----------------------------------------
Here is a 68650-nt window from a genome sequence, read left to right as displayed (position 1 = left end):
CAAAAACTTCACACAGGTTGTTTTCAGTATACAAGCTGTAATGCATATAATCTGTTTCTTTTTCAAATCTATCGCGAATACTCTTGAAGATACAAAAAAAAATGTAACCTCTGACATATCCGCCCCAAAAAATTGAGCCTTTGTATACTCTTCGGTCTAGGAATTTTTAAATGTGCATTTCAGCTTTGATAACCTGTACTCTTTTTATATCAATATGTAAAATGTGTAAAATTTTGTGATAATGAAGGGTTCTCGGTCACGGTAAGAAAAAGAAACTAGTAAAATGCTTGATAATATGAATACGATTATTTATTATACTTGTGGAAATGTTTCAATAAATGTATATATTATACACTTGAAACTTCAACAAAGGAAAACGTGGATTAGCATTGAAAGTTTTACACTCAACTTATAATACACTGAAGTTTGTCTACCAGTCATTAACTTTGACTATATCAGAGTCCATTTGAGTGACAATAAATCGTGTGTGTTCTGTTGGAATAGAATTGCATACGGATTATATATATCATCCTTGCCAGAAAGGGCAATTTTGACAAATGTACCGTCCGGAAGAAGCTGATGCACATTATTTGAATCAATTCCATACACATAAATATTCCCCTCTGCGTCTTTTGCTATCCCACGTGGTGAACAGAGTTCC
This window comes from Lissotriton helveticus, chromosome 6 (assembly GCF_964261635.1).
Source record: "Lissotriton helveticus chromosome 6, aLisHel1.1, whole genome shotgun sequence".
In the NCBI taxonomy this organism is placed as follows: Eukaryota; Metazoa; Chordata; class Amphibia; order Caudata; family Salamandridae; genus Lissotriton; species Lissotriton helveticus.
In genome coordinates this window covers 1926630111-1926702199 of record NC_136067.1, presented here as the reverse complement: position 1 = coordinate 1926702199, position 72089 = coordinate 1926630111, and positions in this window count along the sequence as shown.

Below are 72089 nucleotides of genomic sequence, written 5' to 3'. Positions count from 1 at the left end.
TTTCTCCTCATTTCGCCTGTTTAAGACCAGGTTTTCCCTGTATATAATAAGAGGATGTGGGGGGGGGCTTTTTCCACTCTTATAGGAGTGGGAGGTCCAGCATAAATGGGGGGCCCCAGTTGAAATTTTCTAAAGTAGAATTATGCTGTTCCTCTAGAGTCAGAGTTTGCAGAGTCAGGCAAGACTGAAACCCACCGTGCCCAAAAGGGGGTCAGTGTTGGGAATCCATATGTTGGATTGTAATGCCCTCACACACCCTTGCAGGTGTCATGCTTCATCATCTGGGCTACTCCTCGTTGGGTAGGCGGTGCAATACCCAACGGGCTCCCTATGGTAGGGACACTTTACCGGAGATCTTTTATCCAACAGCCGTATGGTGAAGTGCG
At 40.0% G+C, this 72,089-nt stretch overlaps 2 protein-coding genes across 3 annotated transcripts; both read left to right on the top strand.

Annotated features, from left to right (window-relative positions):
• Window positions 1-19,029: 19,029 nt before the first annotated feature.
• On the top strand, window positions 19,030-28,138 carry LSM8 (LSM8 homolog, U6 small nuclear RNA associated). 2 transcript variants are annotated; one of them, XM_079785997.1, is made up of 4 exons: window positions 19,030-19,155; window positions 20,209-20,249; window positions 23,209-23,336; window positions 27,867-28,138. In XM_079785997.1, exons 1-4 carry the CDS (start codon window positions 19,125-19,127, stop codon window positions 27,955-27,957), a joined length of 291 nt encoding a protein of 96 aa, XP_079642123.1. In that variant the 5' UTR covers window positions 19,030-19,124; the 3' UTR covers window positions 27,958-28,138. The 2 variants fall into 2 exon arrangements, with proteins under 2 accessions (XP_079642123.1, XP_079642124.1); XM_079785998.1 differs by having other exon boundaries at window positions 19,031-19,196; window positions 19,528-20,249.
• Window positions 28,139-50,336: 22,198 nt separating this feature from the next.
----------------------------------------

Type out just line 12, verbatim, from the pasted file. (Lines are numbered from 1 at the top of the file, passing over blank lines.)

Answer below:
• On the top strand, window positions 19,030-28,138 carry LSM8 (LSM8 homolog, U6 small nuclear RNA associated). 2 transcript variants are annotated; one of them, XM_079785997.1, is made up of 4 exons: window positions 19,030-19,155; window positions 20,209-20,249; window positions 23,209-23,336; window positions 27,867-28,138. In XM_079785997.1, exons 1-4 carry the CDS (start codon window positions 19,125-19,127, stop codon window positions 27,955-27,957), a joined length of 291 nt encoding a protein of 96 aa, XP_079642123.1. In that variant the 5' UTR covers window positions 19,030-19,124; the 3' UTR covers window positions 27,958-28,138. The 2 variants fall into 2 exon arrangements, with proteins under 2 accessions (XP_079642123.1, XP_079642124.1); XM_079785998.1 differs by having other exon boundaries at window positions 19,031-19,196; window positions 19,528-20,249.